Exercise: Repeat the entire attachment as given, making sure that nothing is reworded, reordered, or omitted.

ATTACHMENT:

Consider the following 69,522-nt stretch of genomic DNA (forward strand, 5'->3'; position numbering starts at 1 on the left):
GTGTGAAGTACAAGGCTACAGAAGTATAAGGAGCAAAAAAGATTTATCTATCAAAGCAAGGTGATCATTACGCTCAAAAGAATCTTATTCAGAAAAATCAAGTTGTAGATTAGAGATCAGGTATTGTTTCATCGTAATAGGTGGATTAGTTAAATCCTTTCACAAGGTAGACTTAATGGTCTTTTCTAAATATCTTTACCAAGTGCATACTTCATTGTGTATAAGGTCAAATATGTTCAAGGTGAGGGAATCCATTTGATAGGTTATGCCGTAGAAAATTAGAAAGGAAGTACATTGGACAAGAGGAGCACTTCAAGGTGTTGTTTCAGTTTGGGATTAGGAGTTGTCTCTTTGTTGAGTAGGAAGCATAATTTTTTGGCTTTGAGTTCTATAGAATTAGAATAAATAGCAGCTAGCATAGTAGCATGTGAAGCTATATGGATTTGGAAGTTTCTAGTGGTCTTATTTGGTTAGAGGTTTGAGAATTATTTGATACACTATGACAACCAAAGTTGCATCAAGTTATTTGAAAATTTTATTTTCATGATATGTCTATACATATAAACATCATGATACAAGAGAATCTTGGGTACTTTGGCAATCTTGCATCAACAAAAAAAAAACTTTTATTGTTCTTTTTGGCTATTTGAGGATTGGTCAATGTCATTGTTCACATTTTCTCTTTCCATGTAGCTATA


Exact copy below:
Consider the following 69,522-nt stretch of genomic DNA (forward strand, 5'->3'; position numbering starts at 1 on the left):
GTGTGAAGTACAAGGCTACAGAAGTATAAGGAGCAAAAAAGATTTATCTATCAAAGCAAGGTGATCATTACGCTCAAAAGAATCTTATTCAGAAAAATCAAGTTGTAGATTAGAGATCAGGTATTGTTTCATCGTAATAGGTGGATTAGTTAAATCCTTTCACAAGGTAGACTTAATGGTCTTTTCTAAATATCTTTACCAAGTGCATACTTCATTGTGTATAAGGTCAAATATGTTCAAGGTGAGGGAATCCATTTGATAGGTTATGCCGTAGAAAATTAGAAAGGAAGTACATTGGACAAGAGGAGCACTTCAAGGTGTTGTTTCAGTTTGGGATTAGGAGTTGTCTCTTTGTTGAGTAGGAAGCATAATTTTTTGGCTTTGAGTTCTATAGAATTAGAATAAATAGCAGCTAGCATAGTAGCATGTGAAGCTATATGGATTTGGAAGTTTCTAGTGGTCTTATTTGGTTAGAGGTTTGAGAATTATTTGATACACTATGACAACCAAAGTTGCATCAAGTTATTTGAAAATTTTATTTTCATGATATGTCTATACATATAAACATCATGATACAAGAGAATCTTGGGTACTTTGGCAATCTTGCATCAACAAAAAAAAAACTTTTATTGTTCTTTTTGGCTATTTGAGGATTGGTCAATGTCATTGTTCACATTTTCTCTTTCCATGTAGCTATA